Whatever it is, you’ll want to choose something where you feel like you learned something about an activity, a group of people, or yourself.

Tell us what you learned

This essay should be more focused on your takeaways from the experience, rather than the details of how you did it.

Tell your reader - did the activity make you think something different about yourself or your community? How did it change your relationship with your family? How did it change your perspectives or interests?

Try to avoid common takeaways like, “it taught me to work hard” or, “it taught me that everybody is equal.” The more personal the better - tell your reader something that is unique to you, that (probably) no one else would have also taken away from the experience.

Remember to be humble - avoid any takeaways about how great you are, or how much better you are than other people on your team or in your class.

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Essay 3: As Georgetown is a diverse community, the Admissions Committee would like to know more about you in your own words. Please submit a brief essay, either personal or creative, which you feel best describes you. (1 page, single-spaced, or approximately 300-400 words depending on font size)

This essay is a bit of a free-for-all. At the very least, it should express elements of your personality that are not accessible elsewhere in the application. Most importantly, you shouldn’t aim to write what you think the admissions committee wants - you should aim to write what you want.

The question beneath the question here is -- there will be lots of applicants to Georgetown with similar applications to yours. They will have similar test scores, extracurricular activities, and academic achievements. But as a real life person - how are you different from these people who seem similar to you on paper?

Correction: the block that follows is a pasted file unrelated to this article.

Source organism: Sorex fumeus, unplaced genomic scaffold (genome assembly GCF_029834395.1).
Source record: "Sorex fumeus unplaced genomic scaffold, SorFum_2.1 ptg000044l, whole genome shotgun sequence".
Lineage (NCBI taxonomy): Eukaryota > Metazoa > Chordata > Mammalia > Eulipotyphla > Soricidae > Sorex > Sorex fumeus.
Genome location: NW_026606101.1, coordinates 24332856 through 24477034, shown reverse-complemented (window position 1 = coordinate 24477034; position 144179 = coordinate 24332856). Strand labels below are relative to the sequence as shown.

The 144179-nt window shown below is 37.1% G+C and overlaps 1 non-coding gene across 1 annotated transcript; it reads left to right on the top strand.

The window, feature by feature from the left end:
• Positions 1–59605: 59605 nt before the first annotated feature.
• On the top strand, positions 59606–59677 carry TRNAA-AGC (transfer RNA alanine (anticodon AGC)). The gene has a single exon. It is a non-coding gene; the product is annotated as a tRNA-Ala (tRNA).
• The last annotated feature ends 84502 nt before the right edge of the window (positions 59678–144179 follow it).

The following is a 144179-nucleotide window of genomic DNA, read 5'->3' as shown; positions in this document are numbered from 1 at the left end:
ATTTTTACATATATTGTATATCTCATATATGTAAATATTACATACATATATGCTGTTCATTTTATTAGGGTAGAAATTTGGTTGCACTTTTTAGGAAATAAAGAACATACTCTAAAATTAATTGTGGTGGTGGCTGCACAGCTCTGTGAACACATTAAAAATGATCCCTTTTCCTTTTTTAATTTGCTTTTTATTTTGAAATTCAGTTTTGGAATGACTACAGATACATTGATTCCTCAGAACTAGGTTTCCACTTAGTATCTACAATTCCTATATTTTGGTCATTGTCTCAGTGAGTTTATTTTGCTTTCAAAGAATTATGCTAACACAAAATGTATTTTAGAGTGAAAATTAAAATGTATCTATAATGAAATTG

If you have a great sense of humor, let it come out here. If you have a powerful value system taught to you by a family member that guides you in every decision you make, talk about it here. If you see the world differently, or have different beliefs from your classmates, feel free to write (respectfully, of course!) here. The “essay” can even be something that’s not an essay - a poem, or a song. Regardless, this essay should be unique to you.

For more support with your application process check out our admission support service.

Essay 2: Applicants to Georgetown College-

What does it mean to you to be educated? How might Georgetown College help you achieve this aim? (Applicants to the Sciences and Mathematics or the Faculty of Languages and Linguistics should address their chosen course of study).

This is really a two part essay: first asking a difficult general question, and the second asking for a standard “why our school” essay. Once you can nail down your answer for the first essay, the second will be pretty straightforward.

Another way to think about “what it means to be educated” would be - what are the different types of ways to be educated? For example, part of your education is academic - you gain a body of knowledge around certain subjects which has both practical applications (sometimes it’s actually necessary to read or be able to do arithmetic), as well as more obtuse applications (part of school is “learning how to learn,” to absorb and apply information, follow instructions and deadlines, to produce bodies of work).